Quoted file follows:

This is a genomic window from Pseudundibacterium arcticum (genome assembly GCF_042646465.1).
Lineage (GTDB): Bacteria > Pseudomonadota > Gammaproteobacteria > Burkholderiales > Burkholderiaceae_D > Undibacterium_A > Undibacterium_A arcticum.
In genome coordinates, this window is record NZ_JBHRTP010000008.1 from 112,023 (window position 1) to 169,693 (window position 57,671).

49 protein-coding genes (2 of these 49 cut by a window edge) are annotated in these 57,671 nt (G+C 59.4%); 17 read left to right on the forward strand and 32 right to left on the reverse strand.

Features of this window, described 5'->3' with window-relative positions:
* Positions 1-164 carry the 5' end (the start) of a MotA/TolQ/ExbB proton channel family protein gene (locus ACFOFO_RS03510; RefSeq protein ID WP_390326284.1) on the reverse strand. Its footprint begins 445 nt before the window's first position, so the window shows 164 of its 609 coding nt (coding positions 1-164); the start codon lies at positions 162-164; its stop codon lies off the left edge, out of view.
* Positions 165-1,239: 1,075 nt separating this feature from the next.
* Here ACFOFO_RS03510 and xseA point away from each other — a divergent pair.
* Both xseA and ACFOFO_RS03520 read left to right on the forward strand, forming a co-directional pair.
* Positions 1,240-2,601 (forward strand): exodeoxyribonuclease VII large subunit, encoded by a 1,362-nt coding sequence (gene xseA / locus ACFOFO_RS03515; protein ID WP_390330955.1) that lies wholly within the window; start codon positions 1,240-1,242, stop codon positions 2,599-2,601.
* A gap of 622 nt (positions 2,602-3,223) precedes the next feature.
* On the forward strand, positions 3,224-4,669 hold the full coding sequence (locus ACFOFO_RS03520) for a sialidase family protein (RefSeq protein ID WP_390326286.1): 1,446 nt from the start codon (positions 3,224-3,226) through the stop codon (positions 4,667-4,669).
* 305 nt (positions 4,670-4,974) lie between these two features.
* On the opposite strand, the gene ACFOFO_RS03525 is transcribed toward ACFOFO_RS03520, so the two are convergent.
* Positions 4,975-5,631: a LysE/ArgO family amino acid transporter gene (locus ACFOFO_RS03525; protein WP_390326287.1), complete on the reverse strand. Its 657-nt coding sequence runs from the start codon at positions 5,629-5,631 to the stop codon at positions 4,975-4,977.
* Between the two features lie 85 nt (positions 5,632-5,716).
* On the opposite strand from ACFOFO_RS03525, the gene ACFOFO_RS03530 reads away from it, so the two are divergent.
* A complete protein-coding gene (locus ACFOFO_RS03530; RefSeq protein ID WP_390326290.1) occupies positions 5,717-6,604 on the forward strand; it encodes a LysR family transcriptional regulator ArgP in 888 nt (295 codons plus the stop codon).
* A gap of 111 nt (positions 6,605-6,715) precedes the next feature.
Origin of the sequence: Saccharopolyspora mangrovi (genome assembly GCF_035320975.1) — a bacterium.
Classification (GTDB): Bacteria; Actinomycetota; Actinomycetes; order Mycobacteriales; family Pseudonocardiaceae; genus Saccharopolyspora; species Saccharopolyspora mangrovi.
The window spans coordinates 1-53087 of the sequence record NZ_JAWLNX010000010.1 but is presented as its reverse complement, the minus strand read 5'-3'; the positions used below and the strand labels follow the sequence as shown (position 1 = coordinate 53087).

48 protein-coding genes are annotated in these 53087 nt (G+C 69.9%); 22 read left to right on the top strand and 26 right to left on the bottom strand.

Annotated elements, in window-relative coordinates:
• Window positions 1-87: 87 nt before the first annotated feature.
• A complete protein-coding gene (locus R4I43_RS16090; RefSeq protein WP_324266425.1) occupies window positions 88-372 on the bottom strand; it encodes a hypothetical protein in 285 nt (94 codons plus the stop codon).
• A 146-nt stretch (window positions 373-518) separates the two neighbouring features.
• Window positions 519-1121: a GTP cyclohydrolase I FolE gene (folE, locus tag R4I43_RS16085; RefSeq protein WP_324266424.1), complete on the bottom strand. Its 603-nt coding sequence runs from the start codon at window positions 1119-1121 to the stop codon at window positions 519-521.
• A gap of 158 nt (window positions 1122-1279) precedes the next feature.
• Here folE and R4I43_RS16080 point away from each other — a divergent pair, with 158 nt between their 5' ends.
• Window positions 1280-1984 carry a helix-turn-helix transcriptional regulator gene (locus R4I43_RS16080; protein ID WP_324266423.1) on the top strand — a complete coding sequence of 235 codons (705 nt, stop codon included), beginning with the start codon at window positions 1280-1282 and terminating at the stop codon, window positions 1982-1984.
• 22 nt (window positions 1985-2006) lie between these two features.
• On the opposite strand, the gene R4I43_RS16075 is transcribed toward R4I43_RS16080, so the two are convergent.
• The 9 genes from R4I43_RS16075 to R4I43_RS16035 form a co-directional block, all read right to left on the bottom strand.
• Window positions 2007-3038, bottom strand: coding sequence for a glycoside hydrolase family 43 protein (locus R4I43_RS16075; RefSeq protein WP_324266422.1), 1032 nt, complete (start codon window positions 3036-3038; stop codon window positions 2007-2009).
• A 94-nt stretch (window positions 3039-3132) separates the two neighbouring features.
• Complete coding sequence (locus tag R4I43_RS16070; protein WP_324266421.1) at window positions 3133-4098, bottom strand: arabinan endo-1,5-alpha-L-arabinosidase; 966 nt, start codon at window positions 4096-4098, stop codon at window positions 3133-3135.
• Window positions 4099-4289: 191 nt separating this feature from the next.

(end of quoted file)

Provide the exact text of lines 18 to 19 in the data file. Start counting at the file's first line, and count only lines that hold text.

* A complete protein-coding gene (locus ACFOFO_RS03530; RefSeq protein ID WP_390326290.1) occupies positions 5,717-6,604 on the forward strand; it encodes a LysR family transcriptional regulator ArgP in 888 nt (295 codons plus the stop codon).
* A gap of 111 nt (positions 6,605-6,715) precedes the next feature.